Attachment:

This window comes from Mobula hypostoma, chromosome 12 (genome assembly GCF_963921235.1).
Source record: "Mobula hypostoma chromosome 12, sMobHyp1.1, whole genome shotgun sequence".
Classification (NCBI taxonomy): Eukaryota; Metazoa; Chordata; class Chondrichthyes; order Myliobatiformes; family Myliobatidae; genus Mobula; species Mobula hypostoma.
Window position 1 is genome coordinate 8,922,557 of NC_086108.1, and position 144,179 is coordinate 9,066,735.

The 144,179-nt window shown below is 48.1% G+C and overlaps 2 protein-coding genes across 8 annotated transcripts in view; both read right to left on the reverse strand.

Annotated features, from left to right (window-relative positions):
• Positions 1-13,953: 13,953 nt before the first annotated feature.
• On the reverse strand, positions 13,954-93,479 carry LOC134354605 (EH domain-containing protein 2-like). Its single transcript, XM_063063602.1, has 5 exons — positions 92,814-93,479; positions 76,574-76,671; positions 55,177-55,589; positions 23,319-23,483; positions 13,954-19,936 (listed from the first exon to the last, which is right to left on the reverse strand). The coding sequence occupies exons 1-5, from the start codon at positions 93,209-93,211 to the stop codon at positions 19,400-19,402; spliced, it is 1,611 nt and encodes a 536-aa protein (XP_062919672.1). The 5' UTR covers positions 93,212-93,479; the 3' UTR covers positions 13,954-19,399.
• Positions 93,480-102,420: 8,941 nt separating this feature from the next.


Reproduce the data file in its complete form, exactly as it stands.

This window comes from Mobula hypostoma, chromosome 12 (genome assembly GCF_963921235.1).
Source record: "Mobula hypostoma chromosome 12, sMobHyp1.1, whole genome shotgun sequence".
Classification (NCBI taxonomy): Eukaryota; Metazoa; Chordata; class Chondrichthyes; order Myliobatiformes; family Myliobatidae; genus Mobula; species Mobula hypostoma.
Window position 1 is genome coordinate 8,922,557 of NC_086108.1, and position 144,179 is coordinate 9,066,735.

The 144,179-nt window shown below is 48.1% G+C and overlaps 2 protein-coding genes across 8 annotated transcripts in view; both read right to left on the reverse strand.

Annotated features, from left to right (window-relative positions):
• Positions 1-13,953: 13,953 nt before the first annotated feature.
• On the reverse strand, positions 13,954-93,479 carry LOC134354605 (EH domain-containing protein 2-like). Its single transcript, XM_063063602.1, has 5 exons — positions 92,814-93,479; positions 76,574-76,671; positions 55,177-55,589; positions 23,319-23,483; positions 13,954-19,936 (listed from the first exon to the last, which is right to left on the reverse strand). The coding sequence occupies exons 1-5, from the start codon at positions 93,209-93,211 to the stop codon at positions 19,400-19,402; spliced, it is 1,611 nt and encodes a 536-aa protein (XP_062919672.1). The 5' UTR covers positions 93,212-93,479; the 3' UTR covers positions 13,954-19,399.
• Positions 93,480-102,420: 8,941 nt separating this feature from the next.